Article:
Things You Can Learn from Your Pets

Take Naps
You won't catch your pet going from dawn to dusk without any shut-eye. There's good evidence humans can benefit from catnaps, too. A study involving about 24,000 people indicates regular nappers are 37% less likely to die from heart disease than people who nap only occasionally. Short naps can also enhance alertness and job performance.

Walk Every Day
Whether you've got four legs or two, walking is one of the safest, easiest ways to burn calories and boost heart health. Taking regular walks can also help you:
Fight depression
Lose weight
Lower your risk for type 2 diabetes
Lower the risk of breast and colon cancer
Keep your bones strong
Keep your mind sharp

Don't Hold a Grudge
Part of living in the moment is letting bygones be bygones. Let go of old grudges, and you'll literally breathe easier. Chronic anger has been linked to a decline in lung function, while forgiveness contributes to lower blood pressure and reduced anxiety. People who forgive also tend to have higher self-esteem.

Drink Water When You're Thirsty
Dogs don't lap up sports drinks when they've been playing hard – and most people don't need to, either. During a typical workout, drinking water is the best way to stay hydrated. Water gives your muscles and tissues critical fluid without adding to your calorie count. Be sure to drink more than usual on hot days or when you're sweating a lot.


Eat Fish
Most cats would trade kibble for a can of tuna any day. Luckily, you can choose to make fish a regular part of your diet. Salmon, tuna, trout, and other fatty fish are high in omega-3 fatty acids, which may reduce the risk of heart disease, high blood pressure, and arthritis. In addition, Rush University researchers found that people who eat fish at least once a week are 60% less likely to develop Alzheimer's disease.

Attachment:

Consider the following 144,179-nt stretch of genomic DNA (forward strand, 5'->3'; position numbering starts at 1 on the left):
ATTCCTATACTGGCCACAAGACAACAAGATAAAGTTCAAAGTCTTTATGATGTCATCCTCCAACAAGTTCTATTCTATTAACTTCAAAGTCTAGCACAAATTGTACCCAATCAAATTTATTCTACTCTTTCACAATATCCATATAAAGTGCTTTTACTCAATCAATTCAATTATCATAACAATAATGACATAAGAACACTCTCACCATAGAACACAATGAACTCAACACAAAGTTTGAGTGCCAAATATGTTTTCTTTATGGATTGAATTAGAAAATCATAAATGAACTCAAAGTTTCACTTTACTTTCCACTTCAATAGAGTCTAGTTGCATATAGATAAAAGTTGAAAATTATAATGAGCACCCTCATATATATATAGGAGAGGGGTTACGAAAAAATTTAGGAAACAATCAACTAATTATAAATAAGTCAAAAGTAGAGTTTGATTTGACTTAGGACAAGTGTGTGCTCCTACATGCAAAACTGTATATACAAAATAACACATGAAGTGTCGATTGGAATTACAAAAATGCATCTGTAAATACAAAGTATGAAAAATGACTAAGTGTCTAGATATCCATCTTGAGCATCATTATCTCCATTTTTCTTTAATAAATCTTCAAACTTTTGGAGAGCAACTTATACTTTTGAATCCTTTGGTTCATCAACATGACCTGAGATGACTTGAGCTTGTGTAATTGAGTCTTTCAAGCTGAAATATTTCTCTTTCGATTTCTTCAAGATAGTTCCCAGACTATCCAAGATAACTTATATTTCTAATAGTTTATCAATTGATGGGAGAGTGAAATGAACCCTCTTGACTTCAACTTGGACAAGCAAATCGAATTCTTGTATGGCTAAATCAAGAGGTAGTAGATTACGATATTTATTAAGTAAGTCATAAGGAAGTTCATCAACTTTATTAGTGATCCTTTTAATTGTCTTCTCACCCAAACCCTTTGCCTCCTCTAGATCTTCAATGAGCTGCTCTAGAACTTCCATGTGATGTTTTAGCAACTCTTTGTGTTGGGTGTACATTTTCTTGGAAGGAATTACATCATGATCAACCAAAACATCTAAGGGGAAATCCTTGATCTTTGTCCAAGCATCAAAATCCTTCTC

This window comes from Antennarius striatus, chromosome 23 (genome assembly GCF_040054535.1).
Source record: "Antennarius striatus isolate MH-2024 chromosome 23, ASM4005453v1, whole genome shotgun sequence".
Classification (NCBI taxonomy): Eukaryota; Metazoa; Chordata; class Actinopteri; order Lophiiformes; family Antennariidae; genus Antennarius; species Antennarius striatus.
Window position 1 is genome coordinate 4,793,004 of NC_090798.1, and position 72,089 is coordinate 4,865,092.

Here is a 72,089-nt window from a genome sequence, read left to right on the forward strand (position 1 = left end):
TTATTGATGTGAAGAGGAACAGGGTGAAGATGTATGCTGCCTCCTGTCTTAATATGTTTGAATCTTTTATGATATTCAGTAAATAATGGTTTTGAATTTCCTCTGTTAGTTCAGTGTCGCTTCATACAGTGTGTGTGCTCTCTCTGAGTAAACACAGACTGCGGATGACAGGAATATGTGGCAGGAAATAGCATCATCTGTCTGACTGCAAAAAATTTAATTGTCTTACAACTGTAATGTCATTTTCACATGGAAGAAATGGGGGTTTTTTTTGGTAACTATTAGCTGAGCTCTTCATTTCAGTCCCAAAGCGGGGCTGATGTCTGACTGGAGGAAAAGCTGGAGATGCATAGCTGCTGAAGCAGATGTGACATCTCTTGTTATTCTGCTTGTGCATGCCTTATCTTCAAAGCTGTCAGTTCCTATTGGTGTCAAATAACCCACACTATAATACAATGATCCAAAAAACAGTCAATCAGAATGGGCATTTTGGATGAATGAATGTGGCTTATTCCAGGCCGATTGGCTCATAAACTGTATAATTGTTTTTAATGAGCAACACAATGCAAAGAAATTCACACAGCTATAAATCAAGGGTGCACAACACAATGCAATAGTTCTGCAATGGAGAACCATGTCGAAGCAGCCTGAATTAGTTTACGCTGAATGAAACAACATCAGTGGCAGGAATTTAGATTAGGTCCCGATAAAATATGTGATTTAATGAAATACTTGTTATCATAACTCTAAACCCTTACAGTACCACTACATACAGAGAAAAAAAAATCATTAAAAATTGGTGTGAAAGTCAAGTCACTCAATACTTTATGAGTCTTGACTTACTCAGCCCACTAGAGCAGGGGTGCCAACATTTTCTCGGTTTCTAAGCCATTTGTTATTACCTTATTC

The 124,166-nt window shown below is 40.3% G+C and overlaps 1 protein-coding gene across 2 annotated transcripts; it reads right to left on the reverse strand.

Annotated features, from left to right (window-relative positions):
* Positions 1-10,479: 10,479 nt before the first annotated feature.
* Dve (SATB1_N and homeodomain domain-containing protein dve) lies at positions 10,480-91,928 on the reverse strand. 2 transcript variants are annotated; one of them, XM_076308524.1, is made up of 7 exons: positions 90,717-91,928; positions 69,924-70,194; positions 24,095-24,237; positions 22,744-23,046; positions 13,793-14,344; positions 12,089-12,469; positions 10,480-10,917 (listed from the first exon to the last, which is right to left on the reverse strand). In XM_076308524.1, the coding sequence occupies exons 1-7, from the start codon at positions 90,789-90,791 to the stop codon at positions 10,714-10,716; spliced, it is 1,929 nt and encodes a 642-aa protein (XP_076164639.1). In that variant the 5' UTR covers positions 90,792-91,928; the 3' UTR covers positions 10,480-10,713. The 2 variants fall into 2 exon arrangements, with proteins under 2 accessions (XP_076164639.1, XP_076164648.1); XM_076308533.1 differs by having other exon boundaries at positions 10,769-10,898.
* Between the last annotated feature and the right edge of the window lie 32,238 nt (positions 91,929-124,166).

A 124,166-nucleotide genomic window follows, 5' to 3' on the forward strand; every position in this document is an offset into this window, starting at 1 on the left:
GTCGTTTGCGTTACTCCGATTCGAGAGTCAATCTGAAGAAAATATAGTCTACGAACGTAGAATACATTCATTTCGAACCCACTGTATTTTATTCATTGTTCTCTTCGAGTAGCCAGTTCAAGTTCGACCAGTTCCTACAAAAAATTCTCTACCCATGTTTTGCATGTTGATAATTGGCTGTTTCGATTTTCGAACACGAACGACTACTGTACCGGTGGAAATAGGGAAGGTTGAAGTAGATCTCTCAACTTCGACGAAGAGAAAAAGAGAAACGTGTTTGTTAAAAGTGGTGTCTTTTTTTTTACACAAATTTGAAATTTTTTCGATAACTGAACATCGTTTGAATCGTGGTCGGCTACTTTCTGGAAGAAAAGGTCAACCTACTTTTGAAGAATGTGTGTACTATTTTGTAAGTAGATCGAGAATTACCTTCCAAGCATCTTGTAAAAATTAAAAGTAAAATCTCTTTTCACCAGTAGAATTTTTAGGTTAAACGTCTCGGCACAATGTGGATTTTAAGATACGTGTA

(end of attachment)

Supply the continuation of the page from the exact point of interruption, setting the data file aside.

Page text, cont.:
If You Love Someone, Show It
Dogs don't play hard to get – when they love you, they show you. It's a good approach for people seeking to strengthen their relationships. A study published in the journal Personal Relationships suggests small, thoughtful gestures can have a big impact on how connected and satisfied couples feel.


Play
Goofing off is not just for kids and kittens. In his book, Play, Stuart Brown, MD, writes that playing is a basic human need along with sleeping and eating. Play enhances intelligence, creativity, problem-solving, and social skills. So take a cue from your pet and devote yourself to an activity that has no purpose other than sheer fun.

Enjoy the Great Outdoors
A hike in the woods may be a dog's idea of bliss, but it has plenty of benefits for the human mind and body, as well. Spending time outdoors can enhance fitness, increase vitamin D levels, and reduce stress. In children, playing in natural settings has also been linked to better distance vision, fewer ADHD symptoms, and better performance in school.


 

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*We hope to give you better ideas for your pet, but this information is not meant to be a substitute for veterinary care. Always follow the instructions provided by your veterinarian. If your pet feels bad, please take it to the veterinarian in time.